I’m Absolutely The Wrong Demographic for Queens
But I’m Starting to get Hip To It Anyway
There is nothing in my biological makeup or TV history that makes me the right audience for ABC’s Queens. It has four beautiful female leads with a nostalgia factor — which makes me think of Desperate Housewives right away. They’re all African-American which gives me a Shonda Rhimes vibe and we all know how much I loathe those. Hell, there are already constant flashbacks and flash-forwards, which give me a distinct How to Get Away with Murder feel. It’s an ABC drama which involves women in music, which makes me think of Nashville a series I found interesting, then quickly ridiculous. And it involves hip-hop, a genre of music that I have never found accessible. Hell, I never even liked Moesha when I was growing up. Every single element about the show makes it seem like I should run away as fast as I can. So why was so I quickly absorbed that not only did I watch the Pilot, I put Impeachment on DVR for the rest of its run in order to watch it?
The series centers on a hip-hop group that was big at the turn of the century and then kind of collapsed. We meet them at their peak and in the present: Brianna (Eve), ‘Professor Sex’ then, a mother of five now. Jill (Naturi Naughton) big and bold then, now a church going woman in Montana, whose been hiding that she’s a lesbian her whole life, Valeria (Nadine Velazquez) the only one of the group who was able to parlay her time into any kind of success, and Naomi (Brandy) still trying to make it on her own after twenty years, barely speaking to her own daughter. The group is pulled back together when a YouTube star begins playing their biggest hit and they are brought back together to perform. Three of them are happy about it — the minute Naomi sees Valeria they go for each other’s throats. There was a meltdown ‘in San Diego’ that we don’t know the whole deal on yet, but a lot of the problems were always there. The group was originally just Brianna, Naomi and Jill until Valeria invaded. Most of the money they got on advances was spent before they could get it, and everybody still shows hostility towards Valeria for become a smash. (Nine shows out of ten would ignore the fact that Valeria had the greatest success because she’s lighter-skinned then the other three. Queens admits it outright, and actually makes it part of the plot.)
There are all kinds of twists just in the Pilot that would, for the record, be a lot even for Rhimes to handle. Brianna spots her husband cheating in the first five minutes with one of his student, and then learns later that episode he has a brain tumor. Jill finally manages to come out of the closet, first to her friends and then to the world. Naomi ends up telling us that she doesn’t know who the father of her child is, but we know better than that, and she’s still trying to make it on her own. And Valeria does feel guilty for what’s happening but is also trying to recover from a power grab at her morning show which she just lost. Throw in a love triangle with the band’s manager and the fact that the singer who comes with them nearly ODs before the gig and it’s really hard to argue that this isn’t a series that isn’t either trying to be a full-fledged soap or, like Empire, trying to be both significant and camp.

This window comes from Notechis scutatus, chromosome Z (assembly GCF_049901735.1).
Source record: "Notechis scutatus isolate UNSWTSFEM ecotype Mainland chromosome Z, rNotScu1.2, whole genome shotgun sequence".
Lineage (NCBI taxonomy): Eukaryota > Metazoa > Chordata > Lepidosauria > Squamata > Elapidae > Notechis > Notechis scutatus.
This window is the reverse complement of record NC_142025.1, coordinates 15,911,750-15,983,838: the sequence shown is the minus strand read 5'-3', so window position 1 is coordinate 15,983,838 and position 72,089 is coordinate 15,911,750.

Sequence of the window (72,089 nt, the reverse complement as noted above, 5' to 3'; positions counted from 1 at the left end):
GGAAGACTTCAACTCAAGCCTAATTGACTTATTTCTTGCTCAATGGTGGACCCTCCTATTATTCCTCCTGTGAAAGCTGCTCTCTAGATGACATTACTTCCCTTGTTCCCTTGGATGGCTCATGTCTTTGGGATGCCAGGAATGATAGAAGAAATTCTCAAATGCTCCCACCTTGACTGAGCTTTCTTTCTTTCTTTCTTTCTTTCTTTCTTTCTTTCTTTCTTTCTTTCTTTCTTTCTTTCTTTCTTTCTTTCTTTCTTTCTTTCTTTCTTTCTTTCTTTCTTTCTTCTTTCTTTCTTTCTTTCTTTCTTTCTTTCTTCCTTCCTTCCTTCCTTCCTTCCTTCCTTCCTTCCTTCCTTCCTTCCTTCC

All of that being said — and I haven’t even gotten to the flashforward yet — I can’t deny that I really like Queens so far. There’s a realness and authenticity to all of the performances (I shouldn’t have to mention that three of the leads were hip-hop stars for much of the nineties) that registers in a way that the performances in Empire never really did. It also helps immensely that there’s clearly a bond between the four women that they have never been able to deny and can’t seem to shake even twenty years later. That’s what seems real even in the middle of the soap — that these women are the kind of people who can still give each other the business even after nearly two decades apart. (When Jill announces how upset that the church she went to for her whole life is now rejecting her and she feels like a spotlight’s on her, Valeria says: “You’re a black woman in Montana, and you’re only noticing this now?”) They hold on to grudges like people who’ve known each other all their lives do, but there’s a real love there and that’s purer than a lot of the other shows I’ve seen that I mentioned earlier.
Oh, I’m aware that, if Queens does become a success, there’s a very good chance it’ll become a soap opera. As I said, the warning signs are there for me to see. But at least the series is acknowledging them going in a way that Scandal and Nashville never did. And I have to admit the series has a solid sense of humor that those series never did and a sense of earnestness that didn’t have. And if there isn’t room on network television for a series almost entirely populated by African-American women by now, there’s a question if it ever will be. I may sound like the whitest man in America if I say this, but I will anyway: Queens is really dope.
My score: 4.25 stars.